The todas, a pastoral tribe who inhabit the Nilgiris or Blue mountain of Tamilnadu are believed to many to be of Greek origin. Toda women embroider the 'poothkulli' or long wrap worn in Greek fashion by both men and women of the tribe. The base material, normally white in colour, is hand woven in single width and the embroidery is done by counting of threads. Wide bands in red and black are woven at the end of the 9 yard long 'poothkulli'. The omen embroider in between these bands creating a striking 'pallav'. The embroidery is worked on the reverse of the cloth to produce a rich, embossed effect on the surface. The geometric motifs, merging as they do with the woven bands are often mistaken for woven patterns. The women do not refer to a stitching pattern as we do for creating cross stitch designs. Out of practice, they create the design on the cloth without tracing the pattern or referring to a book. The finished cloth is reversible, in the sense that both sides have a neat design.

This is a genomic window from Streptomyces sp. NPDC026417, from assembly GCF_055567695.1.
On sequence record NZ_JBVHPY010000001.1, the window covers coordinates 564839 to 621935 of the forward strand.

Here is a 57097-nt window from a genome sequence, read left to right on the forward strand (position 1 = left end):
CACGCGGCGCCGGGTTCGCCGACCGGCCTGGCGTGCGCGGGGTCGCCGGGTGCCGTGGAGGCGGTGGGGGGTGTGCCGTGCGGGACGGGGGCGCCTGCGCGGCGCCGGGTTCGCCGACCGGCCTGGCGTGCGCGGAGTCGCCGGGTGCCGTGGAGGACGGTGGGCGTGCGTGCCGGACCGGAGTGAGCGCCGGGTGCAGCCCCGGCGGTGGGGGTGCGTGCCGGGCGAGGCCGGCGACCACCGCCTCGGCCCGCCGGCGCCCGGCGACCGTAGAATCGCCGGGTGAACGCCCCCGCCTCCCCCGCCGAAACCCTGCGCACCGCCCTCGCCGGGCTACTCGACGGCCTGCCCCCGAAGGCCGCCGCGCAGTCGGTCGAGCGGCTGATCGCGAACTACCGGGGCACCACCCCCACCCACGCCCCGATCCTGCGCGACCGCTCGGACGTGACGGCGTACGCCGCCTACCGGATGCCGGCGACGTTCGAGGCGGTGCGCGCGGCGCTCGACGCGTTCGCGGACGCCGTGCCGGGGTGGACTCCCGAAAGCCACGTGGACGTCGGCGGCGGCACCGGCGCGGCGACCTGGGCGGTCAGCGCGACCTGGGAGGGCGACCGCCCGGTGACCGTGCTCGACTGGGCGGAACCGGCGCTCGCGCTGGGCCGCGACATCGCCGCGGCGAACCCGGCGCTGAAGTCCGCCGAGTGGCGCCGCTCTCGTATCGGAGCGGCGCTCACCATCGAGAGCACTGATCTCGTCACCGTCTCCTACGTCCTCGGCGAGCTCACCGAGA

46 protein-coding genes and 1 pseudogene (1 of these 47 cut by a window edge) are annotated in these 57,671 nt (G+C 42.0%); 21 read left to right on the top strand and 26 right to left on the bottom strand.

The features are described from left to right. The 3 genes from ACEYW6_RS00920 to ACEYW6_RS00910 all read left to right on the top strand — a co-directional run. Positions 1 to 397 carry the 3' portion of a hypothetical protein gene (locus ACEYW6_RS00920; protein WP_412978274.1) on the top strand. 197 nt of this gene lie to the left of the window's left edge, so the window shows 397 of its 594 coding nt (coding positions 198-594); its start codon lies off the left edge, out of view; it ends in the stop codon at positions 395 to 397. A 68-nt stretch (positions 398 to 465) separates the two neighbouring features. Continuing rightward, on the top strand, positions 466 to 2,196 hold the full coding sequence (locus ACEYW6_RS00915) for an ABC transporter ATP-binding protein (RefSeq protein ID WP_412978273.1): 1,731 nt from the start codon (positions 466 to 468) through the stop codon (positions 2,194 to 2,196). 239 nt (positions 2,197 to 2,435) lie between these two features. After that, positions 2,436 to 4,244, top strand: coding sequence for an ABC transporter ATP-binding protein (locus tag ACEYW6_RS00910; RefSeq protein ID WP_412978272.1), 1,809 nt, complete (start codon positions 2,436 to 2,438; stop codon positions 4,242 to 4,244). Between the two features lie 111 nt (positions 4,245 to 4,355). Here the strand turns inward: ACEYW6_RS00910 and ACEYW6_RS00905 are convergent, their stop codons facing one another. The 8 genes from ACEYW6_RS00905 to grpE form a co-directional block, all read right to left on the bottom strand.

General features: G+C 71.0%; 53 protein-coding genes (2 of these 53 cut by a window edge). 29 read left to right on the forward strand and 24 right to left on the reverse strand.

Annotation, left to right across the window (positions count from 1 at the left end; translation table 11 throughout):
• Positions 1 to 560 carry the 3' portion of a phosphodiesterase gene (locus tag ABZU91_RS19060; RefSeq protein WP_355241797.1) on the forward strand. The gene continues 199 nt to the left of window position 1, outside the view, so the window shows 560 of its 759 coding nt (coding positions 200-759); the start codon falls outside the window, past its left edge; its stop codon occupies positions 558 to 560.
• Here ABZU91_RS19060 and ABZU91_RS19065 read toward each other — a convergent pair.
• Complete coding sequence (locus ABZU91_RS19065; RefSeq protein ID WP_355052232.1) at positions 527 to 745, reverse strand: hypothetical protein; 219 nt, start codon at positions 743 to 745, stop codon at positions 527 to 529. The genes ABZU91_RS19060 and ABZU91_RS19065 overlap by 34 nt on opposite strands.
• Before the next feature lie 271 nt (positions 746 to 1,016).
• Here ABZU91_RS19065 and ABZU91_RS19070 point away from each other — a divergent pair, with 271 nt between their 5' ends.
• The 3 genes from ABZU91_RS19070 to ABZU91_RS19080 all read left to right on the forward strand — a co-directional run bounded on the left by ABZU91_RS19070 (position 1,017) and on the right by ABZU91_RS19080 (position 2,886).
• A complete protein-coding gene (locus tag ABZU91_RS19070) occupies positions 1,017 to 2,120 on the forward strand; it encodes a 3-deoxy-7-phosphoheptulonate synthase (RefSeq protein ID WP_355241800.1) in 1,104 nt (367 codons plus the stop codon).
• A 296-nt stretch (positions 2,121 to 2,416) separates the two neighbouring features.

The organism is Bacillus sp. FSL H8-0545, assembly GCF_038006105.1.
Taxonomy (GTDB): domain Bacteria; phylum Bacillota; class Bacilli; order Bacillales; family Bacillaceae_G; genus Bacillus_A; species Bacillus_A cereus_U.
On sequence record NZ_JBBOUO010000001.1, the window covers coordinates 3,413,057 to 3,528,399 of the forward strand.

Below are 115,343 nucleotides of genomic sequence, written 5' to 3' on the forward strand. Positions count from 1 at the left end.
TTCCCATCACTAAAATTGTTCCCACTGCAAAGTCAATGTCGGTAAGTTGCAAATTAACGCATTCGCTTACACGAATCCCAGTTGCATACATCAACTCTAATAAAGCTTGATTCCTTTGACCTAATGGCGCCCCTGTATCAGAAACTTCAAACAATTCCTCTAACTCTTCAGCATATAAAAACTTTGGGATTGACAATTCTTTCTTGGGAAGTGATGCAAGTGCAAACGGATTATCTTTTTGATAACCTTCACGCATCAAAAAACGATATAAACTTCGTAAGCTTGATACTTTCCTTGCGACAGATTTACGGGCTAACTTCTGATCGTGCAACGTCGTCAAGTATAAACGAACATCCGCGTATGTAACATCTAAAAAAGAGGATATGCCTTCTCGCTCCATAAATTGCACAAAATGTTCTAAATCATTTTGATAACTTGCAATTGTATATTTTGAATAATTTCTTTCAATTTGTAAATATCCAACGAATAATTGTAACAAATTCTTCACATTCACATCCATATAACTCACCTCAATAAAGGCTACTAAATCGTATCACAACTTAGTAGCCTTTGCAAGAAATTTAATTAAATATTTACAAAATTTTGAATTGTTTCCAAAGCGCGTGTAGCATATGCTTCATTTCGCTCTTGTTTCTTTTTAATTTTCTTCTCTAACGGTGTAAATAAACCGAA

- Crafts Council of India